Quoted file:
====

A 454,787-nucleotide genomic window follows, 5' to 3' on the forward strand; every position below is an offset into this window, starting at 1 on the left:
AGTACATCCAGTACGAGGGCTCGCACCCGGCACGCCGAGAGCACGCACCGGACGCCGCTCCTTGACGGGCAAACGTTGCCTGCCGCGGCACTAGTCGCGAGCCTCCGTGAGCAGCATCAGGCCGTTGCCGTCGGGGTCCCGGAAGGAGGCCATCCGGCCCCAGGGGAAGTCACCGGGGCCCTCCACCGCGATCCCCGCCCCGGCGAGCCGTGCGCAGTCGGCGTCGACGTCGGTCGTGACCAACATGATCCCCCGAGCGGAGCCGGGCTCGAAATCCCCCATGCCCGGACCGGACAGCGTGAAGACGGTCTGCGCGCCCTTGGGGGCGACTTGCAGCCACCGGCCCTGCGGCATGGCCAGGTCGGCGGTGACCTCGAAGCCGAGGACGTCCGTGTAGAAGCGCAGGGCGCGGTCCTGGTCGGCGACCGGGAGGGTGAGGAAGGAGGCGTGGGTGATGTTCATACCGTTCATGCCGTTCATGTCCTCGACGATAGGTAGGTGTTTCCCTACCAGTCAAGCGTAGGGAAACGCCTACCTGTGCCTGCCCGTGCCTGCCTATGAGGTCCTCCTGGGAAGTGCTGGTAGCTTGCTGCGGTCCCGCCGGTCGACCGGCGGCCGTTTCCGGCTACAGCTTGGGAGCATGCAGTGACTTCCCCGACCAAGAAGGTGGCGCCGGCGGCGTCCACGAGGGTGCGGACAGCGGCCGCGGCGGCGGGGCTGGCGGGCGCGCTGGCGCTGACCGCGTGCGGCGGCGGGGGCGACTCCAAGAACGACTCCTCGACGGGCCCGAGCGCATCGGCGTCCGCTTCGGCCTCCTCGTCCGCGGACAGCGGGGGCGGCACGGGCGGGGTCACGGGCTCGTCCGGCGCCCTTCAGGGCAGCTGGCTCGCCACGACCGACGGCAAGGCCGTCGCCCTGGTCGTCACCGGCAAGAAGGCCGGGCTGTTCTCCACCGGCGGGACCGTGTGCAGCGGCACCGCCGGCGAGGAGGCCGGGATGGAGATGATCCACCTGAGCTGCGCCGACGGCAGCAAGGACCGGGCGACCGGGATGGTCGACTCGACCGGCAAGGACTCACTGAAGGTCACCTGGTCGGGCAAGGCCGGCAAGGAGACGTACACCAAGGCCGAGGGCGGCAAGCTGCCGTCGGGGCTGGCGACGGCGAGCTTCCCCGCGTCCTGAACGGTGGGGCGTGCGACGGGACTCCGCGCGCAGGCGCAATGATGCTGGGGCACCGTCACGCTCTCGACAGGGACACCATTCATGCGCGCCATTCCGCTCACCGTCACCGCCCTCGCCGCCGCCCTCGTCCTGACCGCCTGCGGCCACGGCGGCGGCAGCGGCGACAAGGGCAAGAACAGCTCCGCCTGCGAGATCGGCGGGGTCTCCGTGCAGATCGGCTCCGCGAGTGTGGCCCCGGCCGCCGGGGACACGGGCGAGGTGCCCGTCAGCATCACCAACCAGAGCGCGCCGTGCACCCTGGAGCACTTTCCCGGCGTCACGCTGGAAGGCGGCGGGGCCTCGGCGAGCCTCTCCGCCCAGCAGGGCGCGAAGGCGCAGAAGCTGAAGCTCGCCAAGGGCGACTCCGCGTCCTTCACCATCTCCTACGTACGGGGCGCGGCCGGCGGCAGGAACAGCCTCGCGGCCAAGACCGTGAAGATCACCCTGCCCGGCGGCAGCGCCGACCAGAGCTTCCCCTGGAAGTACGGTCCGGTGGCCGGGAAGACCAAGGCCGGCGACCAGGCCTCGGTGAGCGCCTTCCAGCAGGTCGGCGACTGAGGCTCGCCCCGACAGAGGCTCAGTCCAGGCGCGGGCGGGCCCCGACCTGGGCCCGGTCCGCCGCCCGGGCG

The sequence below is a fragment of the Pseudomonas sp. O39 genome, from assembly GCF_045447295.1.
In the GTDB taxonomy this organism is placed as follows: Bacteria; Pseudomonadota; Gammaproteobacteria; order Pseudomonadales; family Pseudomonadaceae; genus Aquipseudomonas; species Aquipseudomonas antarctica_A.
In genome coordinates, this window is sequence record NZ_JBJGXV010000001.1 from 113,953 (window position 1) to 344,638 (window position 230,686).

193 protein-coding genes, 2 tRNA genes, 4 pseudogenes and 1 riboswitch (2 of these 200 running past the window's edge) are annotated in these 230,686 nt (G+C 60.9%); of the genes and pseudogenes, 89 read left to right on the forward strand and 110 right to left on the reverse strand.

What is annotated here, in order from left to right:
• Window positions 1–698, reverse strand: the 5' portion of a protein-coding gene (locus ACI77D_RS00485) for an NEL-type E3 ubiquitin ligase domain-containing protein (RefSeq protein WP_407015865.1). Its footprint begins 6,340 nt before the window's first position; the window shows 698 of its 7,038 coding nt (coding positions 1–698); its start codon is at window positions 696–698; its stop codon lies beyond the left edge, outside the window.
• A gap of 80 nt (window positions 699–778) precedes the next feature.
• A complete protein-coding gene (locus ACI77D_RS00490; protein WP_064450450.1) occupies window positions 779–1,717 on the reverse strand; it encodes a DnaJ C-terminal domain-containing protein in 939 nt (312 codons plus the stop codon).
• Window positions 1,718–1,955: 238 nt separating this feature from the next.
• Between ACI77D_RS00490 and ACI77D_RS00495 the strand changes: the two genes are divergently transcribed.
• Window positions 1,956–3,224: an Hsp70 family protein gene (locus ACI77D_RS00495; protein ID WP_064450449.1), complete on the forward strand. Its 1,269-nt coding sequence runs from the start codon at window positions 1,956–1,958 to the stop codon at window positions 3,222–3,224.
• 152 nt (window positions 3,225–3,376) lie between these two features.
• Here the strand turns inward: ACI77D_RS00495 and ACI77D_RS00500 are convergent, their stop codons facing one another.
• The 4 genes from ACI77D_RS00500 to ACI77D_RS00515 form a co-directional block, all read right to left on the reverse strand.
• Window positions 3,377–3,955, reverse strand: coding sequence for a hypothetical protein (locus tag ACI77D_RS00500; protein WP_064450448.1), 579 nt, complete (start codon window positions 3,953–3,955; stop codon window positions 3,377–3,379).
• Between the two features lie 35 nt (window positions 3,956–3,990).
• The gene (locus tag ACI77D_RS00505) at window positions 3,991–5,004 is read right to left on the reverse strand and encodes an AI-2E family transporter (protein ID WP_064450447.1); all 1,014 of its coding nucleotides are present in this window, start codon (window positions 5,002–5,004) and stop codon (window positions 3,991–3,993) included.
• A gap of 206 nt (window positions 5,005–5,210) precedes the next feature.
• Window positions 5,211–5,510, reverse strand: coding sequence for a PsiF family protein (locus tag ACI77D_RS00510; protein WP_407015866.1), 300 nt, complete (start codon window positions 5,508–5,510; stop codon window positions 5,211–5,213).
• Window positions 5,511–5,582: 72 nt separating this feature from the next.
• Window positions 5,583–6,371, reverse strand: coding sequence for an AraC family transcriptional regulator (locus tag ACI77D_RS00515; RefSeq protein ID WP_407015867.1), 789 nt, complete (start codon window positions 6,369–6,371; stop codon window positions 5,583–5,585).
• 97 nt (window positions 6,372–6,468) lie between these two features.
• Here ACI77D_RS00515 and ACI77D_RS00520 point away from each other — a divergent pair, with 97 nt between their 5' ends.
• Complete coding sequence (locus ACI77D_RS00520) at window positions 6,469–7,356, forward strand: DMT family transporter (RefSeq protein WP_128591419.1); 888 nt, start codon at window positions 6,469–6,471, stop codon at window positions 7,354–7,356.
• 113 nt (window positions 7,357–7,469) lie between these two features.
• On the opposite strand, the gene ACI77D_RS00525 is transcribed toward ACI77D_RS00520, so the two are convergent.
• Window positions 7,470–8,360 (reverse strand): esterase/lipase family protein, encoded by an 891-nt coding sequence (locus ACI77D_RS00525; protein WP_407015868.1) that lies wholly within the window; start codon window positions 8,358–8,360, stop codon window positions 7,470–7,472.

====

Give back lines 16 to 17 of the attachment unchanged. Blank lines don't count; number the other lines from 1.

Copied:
• The 4 genes from ACI77D_RS00500 to ACI77D_RS00515 form a co-directional block, all read right to left on the reverse strand.
• Window positions 3,377–3,955, reverse strand: coding sequence for a hypothetical protein (locus tag ACI77D_RS00500; protein WP_064450448.1), 579 nt, complete (start codon window positions 3,953–3,955; stop codon window positions 3,377–3,379).